Casting your lures right up into the shallows and winding them back out with a slow roll is the best approach. Long casts and lots of time on the water.
Using Big Surface Lures (Dams & Rivers)
This technique works great in both rivers and dams and is one of the best ways to get started in cod fishing. Catching big cod on surface isn’t easy and they do take a lot of casts but it’s a great way to get started as you can easily practice your casting and boat control without having to worry about getting too many snags. Best of all the hit from a surface Murray Cod is insane!
Both paddlers and wakebait style surface lures work well. Use large presentations ideally over 150mm and keep casting them along the edge or close to structure.
Trolling (Dams & Rivers)
If you can’t stand up and cast don’t worry because you can still catch them trolling! It involves using either hardbody lures swimbaits, plastics, or you can even troll surface. Pick a bank with some form of structure and start trolling along nice and slow.
In winter you want to focus on the 4m depth and it’s key to get your lures back a long way behind the boat. This gives time for the fish to swim back in behind your boat path, just like trolling for trout.
Best Lures to Use
Here’s a rundown of the lures I recommend using if you’re starting out in winter cod fishing:
- Soft Plastics (160-220mm): These are an unbelievable lure and by far the most lifelike. I’ve caught so many big winter cod on soft plastics, they work so well. The realistic designs work best, and they swim best when rigged correctly. Rigging them on a 1/2- or 5/8-ounce jighead works best for 3 - 6m water depths. We rig them with a specific hook configuration to make the most of our hits (this is very important). The best rigging option for winter is to rig your plastics line thru with as little weight as possible. Not ideal for a river scenario, but great in a dam.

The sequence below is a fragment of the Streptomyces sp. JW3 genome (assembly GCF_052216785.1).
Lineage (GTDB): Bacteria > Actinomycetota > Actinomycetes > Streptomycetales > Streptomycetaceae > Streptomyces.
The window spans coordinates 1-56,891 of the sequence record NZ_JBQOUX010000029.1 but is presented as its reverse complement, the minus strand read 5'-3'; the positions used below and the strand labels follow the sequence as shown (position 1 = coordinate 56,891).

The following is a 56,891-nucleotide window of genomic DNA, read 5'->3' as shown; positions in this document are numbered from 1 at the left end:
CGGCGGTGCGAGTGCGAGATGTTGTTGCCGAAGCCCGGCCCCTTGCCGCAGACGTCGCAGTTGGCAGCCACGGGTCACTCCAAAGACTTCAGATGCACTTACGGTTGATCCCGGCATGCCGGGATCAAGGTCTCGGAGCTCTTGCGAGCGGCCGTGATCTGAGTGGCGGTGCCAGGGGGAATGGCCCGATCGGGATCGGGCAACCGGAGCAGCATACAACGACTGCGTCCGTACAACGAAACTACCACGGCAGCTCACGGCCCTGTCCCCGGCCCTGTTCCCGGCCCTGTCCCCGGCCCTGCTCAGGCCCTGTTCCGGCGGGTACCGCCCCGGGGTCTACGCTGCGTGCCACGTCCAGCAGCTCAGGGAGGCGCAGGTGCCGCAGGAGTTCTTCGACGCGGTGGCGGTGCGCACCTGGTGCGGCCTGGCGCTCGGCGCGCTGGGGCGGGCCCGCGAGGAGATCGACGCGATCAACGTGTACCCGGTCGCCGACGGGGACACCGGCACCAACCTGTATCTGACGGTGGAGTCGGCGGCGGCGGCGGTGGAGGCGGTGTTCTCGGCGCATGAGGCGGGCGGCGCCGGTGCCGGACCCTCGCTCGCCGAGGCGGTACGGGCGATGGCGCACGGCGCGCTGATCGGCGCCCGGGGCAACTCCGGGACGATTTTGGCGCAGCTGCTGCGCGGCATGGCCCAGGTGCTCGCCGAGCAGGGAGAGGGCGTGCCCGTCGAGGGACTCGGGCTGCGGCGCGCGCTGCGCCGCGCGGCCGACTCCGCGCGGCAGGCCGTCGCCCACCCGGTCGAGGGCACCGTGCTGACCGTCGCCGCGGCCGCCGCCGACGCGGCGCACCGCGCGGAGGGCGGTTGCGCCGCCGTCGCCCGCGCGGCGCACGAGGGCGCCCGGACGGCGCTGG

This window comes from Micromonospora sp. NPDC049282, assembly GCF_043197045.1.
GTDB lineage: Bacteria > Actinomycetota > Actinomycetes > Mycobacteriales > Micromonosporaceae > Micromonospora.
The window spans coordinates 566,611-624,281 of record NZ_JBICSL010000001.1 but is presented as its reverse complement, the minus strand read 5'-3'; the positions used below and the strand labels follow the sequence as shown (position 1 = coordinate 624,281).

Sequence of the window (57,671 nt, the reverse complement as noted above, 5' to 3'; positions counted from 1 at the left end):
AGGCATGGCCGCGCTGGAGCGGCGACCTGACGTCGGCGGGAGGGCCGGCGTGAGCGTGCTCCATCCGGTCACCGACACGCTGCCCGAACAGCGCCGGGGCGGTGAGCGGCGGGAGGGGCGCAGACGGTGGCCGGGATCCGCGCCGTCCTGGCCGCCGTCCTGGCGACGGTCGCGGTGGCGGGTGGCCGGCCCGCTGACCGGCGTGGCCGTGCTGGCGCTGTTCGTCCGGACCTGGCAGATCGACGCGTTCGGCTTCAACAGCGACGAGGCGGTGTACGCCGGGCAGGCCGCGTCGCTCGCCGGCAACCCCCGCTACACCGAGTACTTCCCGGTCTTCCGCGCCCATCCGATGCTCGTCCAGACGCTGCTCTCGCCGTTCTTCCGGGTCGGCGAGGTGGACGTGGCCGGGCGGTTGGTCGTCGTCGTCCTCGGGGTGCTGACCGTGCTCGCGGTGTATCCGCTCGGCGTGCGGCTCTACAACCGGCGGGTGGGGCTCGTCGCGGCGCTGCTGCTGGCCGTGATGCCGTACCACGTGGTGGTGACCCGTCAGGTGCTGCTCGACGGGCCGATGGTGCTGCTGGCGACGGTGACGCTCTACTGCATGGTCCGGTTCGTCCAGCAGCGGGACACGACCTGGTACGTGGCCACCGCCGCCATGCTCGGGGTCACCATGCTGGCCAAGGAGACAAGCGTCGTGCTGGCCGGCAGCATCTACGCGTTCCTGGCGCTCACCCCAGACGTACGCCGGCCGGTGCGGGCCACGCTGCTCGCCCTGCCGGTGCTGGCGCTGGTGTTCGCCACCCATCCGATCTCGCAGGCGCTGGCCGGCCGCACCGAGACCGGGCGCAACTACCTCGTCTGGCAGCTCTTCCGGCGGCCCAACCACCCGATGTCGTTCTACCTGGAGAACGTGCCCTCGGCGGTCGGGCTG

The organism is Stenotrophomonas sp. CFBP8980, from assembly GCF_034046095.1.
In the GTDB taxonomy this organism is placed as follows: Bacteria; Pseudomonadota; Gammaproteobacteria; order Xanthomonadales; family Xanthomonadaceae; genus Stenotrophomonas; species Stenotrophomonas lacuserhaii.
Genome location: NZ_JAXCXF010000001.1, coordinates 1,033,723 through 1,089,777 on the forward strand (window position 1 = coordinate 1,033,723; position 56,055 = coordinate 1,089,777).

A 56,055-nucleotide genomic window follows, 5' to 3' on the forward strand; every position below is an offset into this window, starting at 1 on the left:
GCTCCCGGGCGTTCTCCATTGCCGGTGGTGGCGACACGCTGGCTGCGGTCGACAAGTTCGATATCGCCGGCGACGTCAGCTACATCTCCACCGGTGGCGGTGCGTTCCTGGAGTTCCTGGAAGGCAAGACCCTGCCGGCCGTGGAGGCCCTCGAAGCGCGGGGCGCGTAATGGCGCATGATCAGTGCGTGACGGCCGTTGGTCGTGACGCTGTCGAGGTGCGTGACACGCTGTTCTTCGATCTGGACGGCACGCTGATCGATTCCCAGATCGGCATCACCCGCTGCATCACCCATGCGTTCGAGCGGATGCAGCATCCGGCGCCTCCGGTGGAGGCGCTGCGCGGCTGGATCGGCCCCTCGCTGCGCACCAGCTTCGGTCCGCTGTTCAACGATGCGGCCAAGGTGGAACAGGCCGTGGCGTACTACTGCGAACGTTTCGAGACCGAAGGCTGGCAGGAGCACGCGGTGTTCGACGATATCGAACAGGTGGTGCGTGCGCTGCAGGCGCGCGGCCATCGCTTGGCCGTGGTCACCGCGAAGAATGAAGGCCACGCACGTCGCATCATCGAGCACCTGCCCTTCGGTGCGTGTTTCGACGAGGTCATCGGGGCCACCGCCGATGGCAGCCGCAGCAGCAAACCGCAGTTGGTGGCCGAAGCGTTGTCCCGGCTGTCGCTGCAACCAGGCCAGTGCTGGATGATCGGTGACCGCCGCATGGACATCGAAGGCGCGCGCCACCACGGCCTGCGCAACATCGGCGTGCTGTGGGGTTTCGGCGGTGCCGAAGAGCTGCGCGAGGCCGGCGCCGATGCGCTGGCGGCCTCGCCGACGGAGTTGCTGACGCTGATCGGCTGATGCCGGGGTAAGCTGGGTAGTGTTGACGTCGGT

- Swimbaits (150-200mm): Swimbaits are usually made from hard plastic. They can be jointed and come in a high profile (narrow and deep). Available in a range of sizes swimbaits are another type of lure that can be incredibly realistic. Designed to mimic a bait fish, these lures are perfectly suited to winter conditions.
- Surface Lures (150-250mm): It’s always worth having a few big paddlers or wakebaits in your kit. They don’t produce as many fish, but a surface hit from a Murray Cod is amazing. They are an ideal option when fishing on a river system.
- Hardbody Lures (100-150mm): This is a good option for casting heavy timber, especially in a river. They’re great for trolling too!
Key Tips for Starting Out
Spending time on the water and being observant of what’s going on around you will go a long way to success. Food source is very important, so learning how to locate food and bait will help you pick the best spots to find active Murray Cod.
Understanding how cod behave and the areas they will be holding is the biggest factor to success. Spend time learning as much as you can about where cod are likely to feed. They will concentrate in certain areas of a dam and on certain sections of a river.
Your low light periods are very important as these are prime feeding times, first and last light. Make sure you spend most of your time fishing around these times. It’s worth learning about the barometer, weather patterns, and the moon phase, these are all important environmental factors that affect Murray Cod.
Ensure you have razor sharp hooks. Buy quality hooks and upgrade the treble hooks on your lures as majority of lures don’t come with good enough hooks for Murray Cod, and with big cod you have to strike hard! Practice striking as nothing hurts more than when you spend hours casting for that trophy winter cod, but the hooks don’t connect.
If you loved this piece and would like to hear more from Rhys, head to the social fishing website for videos, tips, and tricks to take your freshwater fishing to the next level.